In chapter 13, "The Politics of Breast Cancer," you will learn more about why this bias in research and reporting exists, how it leads to countless human tragedies every year, and what you can do to make other women and men aware of the truth. For now, you can start to reverse the cycle by gaining an understanding of your own risks and how to reduce them.

From a later chapter


Breast Cancer Risk Factors:
The Whole Story

Thanks to advances in the biological sciences, we now have an increasingly clearer picture of our most dreaded and pervasive enemy: the cancer cell. In the wide range of diseases called cancer, a cell—the smallest unit of living matter in the body—becomes deranged and begins to grow abnormally. This corruption can occur spontaneously through some internal malfunction of the cell itself, or it can occur when the cell comes into contact with a carcinogen that triggers a disruption of the cell’s normal activity. (The tar in cigarettes contains one such group of carcinogens; ultraviolet rays from the sun are carcinogenic as well.) By definition, a cancer is a group of malignant cells that multiply uncontrollably, invade local tissues, and sometimes spread (or metastasize) to other sites in the body.

What happens to a cell when something triggers it to grow uncontrollably? Normally, every cell in the body "knows" how often and under which circumstances it is to reproduce and the rate at which it will be destroyed or lost in the body. Most cells have a finite life span that is part of their genetic code. When a carcinogen or internal malfunction alters this genetic code, the cells lose their innate control over growth processes and divide without internal restraint. These cells also fail to die at a normal time, but instead continue to live and divide until a cancer forms.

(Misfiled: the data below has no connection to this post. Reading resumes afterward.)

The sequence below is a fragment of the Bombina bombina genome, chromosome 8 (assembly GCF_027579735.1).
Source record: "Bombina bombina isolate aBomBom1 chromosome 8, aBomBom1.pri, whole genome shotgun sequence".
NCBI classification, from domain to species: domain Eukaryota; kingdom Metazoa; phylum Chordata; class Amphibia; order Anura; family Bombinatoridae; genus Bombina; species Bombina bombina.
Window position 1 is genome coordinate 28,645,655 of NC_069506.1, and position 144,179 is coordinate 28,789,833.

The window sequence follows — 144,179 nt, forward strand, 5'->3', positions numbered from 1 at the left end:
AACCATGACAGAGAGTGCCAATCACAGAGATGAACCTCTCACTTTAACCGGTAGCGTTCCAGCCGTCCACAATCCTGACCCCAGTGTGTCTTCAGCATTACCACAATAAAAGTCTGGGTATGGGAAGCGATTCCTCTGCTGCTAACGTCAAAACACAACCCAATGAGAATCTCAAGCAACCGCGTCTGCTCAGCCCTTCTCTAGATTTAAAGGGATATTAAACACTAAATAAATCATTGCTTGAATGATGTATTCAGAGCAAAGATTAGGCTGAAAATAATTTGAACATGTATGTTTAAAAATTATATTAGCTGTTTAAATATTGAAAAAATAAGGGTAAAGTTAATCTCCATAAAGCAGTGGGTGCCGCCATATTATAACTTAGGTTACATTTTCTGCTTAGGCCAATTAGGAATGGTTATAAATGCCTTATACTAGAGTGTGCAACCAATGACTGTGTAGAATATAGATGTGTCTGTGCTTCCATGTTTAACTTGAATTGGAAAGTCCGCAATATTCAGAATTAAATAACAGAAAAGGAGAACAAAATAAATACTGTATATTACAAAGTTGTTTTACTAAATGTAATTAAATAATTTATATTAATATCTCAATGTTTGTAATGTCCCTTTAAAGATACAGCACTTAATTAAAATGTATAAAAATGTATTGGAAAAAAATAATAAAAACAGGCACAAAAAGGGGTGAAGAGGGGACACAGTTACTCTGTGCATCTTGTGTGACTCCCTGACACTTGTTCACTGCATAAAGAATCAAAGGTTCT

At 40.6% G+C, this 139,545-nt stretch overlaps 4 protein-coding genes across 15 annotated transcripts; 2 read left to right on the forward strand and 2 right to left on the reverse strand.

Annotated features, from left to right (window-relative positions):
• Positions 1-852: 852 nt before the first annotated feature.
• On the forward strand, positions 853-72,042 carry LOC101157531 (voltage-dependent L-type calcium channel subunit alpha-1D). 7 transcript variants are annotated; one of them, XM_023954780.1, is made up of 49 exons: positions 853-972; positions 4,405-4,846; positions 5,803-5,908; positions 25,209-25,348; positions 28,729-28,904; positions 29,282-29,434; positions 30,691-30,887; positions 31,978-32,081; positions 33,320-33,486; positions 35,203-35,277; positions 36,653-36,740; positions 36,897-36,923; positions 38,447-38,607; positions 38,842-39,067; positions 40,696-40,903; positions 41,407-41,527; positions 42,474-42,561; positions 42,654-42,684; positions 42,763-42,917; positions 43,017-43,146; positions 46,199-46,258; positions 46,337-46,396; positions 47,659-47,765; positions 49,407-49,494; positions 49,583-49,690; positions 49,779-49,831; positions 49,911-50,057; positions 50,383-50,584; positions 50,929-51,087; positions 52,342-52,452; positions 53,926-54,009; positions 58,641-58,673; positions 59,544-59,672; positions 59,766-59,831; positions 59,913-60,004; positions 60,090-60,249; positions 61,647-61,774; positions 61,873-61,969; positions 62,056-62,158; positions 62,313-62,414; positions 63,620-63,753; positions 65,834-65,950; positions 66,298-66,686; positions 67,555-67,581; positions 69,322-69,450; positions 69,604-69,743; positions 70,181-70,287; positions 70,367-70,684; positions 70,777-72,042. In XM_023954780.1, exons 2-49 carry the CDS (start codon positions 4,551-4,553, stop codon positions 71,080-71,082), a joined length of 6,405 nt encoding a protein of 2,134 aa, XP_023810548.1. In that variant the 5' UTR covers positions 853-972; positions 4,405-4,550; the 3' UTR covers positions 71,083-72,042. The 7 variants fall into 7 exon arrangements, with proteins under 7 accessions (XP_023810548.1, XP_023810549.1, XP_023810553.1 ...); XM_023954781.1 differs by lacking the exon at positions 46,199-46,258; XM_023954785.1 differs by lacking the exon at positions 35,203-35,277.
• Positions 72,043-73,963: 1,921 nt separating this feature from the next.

Breast cancer is a malignant tumor that arises in the breast. It may also invade nearby tissues (such as the lymph glands) and then metastasize through the bloodstream, most often to the lungs, bone, liver, and brain. Scientists continue to search for the identity of the cancer-causing triggers (carcinogens), the substances or conditions under which a breast cell becomes deranged and starts to reproduce without control.

Without question, the story that receives the most press when it comes to breast cancer is the search for a genetic cause of the disease. During the 1980s, advances in molecular biology techniques triggered an explosion in genetic research, leading to several breakthroughs in the 1990s. One reason public funds are used to continue such research is the hope that when genetic therapy techniques become more sophisticated, doctors may be able to dismantle breast cancer genes and thus prevent women born with them from developing the disease.

As vital and exciting as this research is, it represents just a small part of the breast cancer picture. Indeed, as we will explain further, only a very small percentage of all breast cancer cases have a direct genetic cause. Genetic factors obviously cannot account for the startling increases in breast cancer incidence over the past few decades. By concentrating on genetic research, then, the cancer establishment takes the hope of prevention out of the hands of most women. By far the vast majority of breast cancer cases are linked to one or more environmental, medical, or personal risk factors over which you have far more control than you might think (the Dirty Dozen)

Personal Protection

As you can see, ERT has many risks and benefits that you must carefully weigh for yourself before deciding whether to take it. Every woman has a different set of risk factors and concerns: You may have such a strong family history of heart disease and osteoporosis, for instance, that the benefits of ERT may outweigh its risks for you. However, keep in mind that there are several safe, effective diet and lifestyle changes you can make to help you through the passage into later life and keep you healthy and vital during the second half of your life—even if your doctor may fail to mention them unless directly asked.